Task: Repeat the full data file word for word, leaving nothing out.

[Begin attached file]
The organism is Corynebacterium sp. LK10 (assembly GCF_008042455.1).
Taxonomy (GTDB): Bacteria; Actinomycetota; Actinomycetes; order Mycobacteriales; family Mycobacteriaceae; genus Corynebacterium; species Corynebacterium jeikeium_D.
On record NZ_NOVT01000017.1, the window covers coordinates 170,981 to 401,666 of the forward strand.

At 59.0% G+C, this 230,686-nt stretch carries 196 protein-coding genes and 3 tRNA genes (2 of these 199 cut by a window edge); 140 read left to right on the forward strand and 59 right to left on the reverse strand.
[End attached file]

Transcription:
The organism is Corynebacterium sp. LK10 (assembly GCF_008042455.1).
Taxonomy (GTDB): Bacteria; Actinomycetota; Actinomycetes; order Mycobacteriales; family Mycobacteriaceae; genus Corynebacterium; species Corynebacterium jeikeium_D.
On record NZ_NOVT01000017.1, the window covers coordinates 170,981 to 401,666 of the forward strand.

At 59.0% G+C, this 230,686-nt stretch carries 196 protein-coding genes and 3 tRNA genes (2 of these 199 cut by a window edge); 140 read left to right on the forward strand and 59 right to left on the reverse strand.